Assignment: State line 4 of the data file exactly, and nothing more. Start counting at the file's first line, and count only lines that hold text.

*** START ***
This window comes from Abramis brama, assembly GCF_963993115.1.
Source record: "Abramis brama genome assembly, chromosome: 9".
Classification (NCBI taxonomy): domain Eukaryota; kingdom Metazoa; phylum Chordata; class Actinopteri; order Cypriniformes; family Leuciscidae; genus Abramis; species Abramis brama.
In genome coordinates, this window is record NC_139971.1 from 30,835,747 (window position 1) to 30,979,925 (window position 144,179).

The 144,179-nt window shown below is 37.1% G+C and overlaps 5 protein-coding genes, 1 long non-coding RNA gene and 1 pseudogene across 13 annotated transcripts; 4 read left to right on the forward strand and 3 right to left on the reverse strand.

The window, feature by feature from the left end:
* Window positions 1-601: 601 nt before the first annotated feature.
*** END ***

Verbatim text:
In genome coordinates, this window is record NC_139971.1 from 30,835,747 (window position 1) to 30,979,925 (window position 144,179).